What’s important is the work. That’s the game I have to suit up for. That’s the field on which I have to leave everything I’ve got.

Do I really believe that my work is crucial to the planet’s survival? Of course not. But it’s as important to me as catching that mouse is to the hawk circling outside my window. He’s hungry. He needs a kill. So do I.

The sun isn’t up yet; it’s cold; the fields are sopping. Brambles scratch my ankles, branches snap back in my face. The hill is a sonofabitch but what can you do? Set one foot in front of another and keep climbing.

An hour passes. I’m warmer now, the pace has got my blood going. the years have taught me one skill: how to be miserable. I know ho two shut up and keep humping. Thi sis a great asset because it’s human, the proper role for a mortal. It does not offend the gods, but elicits their intercession. My bitching self is receding now. The instincts are taking over. Another hour passes. I turn the cordner of a thicket and there he is: the nice fat hare I knew would show up if I just kept plugging.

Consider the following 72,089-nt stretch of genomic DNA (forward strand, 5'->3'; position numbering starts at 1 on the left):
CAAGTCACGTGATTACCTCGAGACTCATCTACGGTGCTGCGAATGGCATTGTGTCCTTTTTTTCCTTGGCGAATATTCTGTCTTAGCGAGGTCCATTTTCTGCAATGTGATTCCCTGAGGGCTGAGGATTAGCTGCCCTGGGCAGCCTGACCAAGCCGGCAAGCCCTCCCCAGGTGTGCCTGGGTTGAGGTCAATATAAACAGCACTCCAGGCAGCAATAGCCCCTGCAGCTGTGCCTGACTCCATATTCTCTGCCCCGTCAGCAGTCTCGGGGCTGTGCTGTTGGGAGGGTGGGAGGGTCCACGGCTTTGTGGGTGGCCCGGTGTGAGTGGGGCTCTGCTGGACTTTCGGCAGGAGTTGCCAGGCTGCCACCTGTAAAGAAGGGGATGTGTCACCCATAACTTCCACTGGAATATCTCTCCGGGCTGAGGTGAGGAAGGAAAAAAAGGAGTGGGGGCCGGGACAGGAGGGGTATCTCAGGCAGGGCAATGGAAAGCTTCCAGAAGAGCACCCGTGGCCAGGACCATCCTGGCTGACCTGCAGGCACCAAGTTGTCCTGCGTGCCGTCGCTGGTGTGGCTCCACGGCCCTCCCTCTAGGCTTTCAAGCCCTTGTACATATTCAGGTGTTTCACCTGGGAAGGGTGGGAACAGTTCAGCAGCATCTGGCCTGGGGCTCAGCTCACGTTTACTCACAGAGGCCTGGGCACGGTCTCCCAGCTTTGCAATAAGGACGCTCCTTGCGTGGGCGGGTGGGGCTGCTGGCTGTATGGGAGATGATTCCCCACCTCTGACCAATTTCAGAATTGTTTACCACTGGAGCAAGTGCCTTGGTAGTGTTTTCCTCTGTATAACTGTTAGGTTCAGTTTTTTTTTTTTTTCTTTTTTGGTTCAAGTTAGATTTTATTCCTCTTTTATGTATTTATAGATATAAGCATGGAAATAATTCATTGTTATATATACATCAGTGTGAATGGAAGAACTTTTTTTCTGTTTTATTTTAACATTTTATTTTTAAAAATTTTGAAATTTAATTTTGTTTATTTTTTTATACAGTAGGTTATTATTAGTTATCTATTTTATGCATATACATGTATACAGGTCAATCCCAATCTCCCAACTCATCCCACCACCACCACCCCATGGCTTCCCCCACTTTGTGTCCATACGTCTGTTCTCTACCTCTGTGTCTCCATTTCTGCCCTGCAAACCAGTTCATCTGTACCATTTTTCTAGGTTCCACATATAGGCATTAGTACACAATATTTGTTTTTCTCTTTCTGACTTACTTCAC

Home from the hill, I thank the immortals and offer up their portion of the kill. They brought it to me; they deserve their share. I am grateful.

I joke with my kids beside the fire. They’re happy; the old man has brought home the bacon. The old lady’s happy; she’s cooking it up. I’m happy; I’ve earned my keep on the planet, at least for this day.

Reistance is not a factor now. I don’t think of the ing and I don’t think of the office. The tensions that drains from my neck and back. What I feel and say and do this night will not be coming from any disowned or unresolved part of me, any part corrupted by Resistance.

I go to sleep content, but my final thought is of Resistance. I will wake up with it tomorrow. Already I am steeling myself.

The War of Art, p. 67